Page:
Babelgum’s Online Film Fest: Right Train, Wrong Track


Note from Liz: Chris Albrecht is NewTeeVee’s newest staff writer. I’ll post a formal introduction to him soon, but he just couldn’t wait for the long weekend to end to get started.

Babelgum (the “other” peer-to-
peer Internet TV startup), will host an online film festival to “reward the very best in international independent short filmmaking.” They even got Spike Lee to be an “honorary” judge (read: he’ll only watch a handful of of flicks).

Aspriring filmmakers can upload their films for consideration to the fest beginning September 15. Accepted submissions will be shown on Babelgum’s Online Film Festival Channel where the public will rate their favorites. The top ten rated films in each category go on to the jury.

It’s great that Babelgum is creating a program to recognize the short film format, but a closer look at the rules for entry indicate that Babelgum
a.) doesn’t get short films, or (more surprisingly) short-form content online; and
b.) is offering a raw deal forfilmmakers. See why after the jump.

First thing that immediately jumps out from the announcement is that Babelgum will accept films under 45 minutes.

Forty. Five. Minutes.

Crimeny. That’s not a short, that’s a long. That’s a too-long. That’s a too long for online audiences who crave their packed-tight, bite-sized bits of entertainment.

They would have been much better off limiting the run times to 20 minutes and under. Sure, that wouldn’t create as many hours of programming to pad their content library — but it would be a better
experience for the user (most short films over 20 minutes feel like an eternity), and there is still a vast pool of films in that timeframe to choose from.

Think Twice
More importantly, there are two reasons why a short filmmaker should take a serious look at this before entering:

  1. Exclusivity: The announcement states: “Babelgum will hold
    exclusive online rights to all accepted films from March 2008 to
    March 2009.” Want to post your film elsewhere online next year? Too
    bad, your work will only be seen by people with Babelgum.
    Babelgum revised their stance, check out the update.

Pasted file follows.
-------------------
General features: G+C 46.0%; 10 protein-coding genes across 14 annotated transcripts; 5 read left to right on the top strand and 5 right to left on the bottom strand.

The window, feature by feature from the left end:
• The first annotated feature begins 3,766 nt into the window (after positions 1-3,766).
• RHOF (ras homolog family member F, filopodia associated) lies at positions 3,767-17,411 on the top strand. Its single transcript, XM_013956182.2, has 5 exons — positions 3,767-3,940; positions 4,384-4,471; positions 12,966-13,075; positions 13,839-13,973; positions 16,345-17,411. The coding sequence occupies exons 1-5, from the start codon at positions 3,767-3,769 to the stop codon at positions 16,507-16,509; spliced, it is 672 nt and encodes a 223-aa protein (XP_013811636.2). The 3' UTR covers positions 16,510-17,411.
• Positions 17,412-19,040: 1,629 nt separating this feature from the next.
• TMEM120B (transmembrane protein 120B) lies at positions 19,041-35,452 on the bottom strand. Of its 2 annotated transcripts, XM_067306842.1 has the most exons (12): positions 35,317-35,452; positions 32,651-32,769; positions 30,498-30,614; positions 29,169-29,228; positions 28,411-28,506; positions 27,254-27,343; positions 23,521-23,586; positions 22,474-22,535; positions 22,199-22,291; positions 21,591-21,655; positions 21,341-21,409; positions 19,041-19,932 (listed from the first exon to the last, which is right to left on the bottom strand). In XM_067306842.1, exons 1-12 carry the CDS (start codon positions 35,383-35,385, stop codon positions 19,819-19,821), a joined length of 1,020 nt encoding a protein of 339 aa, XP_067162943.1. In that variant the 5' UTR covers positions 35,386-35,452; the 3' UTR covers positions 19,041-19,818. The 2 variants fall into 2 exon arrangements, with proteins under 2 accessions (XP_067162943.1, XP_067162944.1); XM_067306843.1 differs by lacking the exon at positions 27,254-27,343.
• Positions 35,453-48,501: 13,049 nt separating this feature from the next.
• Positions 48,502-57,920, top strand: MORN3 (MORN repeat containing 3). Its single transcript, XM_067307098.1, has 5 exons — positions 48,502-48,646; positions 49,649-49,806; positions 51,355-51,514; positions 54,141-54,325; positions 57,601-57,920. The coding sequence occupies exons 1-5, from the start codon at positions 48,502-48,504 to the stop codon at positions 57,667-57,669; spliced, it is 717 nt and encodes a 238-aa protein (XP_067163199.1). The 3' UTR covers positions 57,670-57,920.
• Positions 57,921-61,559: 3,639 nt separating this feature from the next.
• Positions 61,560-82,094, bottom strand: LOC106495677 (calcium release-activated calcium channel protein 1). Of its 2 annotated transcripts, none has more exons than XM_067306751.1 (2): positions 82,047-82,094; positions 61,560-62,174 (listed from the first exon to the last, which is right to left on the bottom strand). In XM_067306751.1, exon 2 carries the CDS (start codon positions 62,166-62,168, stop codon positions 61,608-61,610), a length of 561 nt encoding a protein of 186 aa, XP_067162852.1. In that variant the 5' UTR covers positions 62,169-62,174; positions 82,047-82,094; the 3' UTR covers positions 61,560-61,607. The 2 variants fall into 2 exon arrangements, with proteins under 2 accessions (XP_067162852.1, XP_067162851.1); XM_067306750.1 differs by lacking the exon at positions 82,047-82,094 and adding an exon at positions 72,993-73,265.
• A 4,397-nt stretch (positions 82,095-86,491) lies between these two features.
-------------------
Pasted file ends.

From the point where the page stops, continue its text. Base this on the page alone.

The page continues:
2. Real-world consequences: Many festivals are still
    reluctant to include films that can be viewed online. They don’t like
    charging people for something they can see for free online. It’s
    something to consider if a filmmaker wants to run the festival circuit.

But if Babelgum really wants to “reward” short filmmakers — it’s
missing the most important part of a festival: the after party (with
a hosted bar, of course).


dan abrams

The Producers Guild of America’s upcoming seminar – “Preparing for the Infinite Channel Universe” on November 10t in Studio City, CA needs experts for panels.


Hi Liz/Chris.

Thanks for the post. We just posted some clarifications on rights (the press release was not very clear about it, sorry, our bad) and other things.

Some quick notes.

There will be a monetary prize of 20.000 USD for each winner, as announced at the Venice press conference.
Duration is up to 45 minutes, except for the short section where is 20 minutes, it was already in yesterday’s post and press release.
Concerning your point “Real-world consequence”, that is mere speculation. We, and many festivals that shared their content with us, don’t really see it that way.

And, most important of all (I agree), as announced at the press conference, there will be an award ceremony, most probably in Cannes, during the 2008 Film Festival.

Tim Street

Great first post Chris!

You are right on the button with this one.

I feel the same way about online video contests that promise award money only to get other people to work for free.

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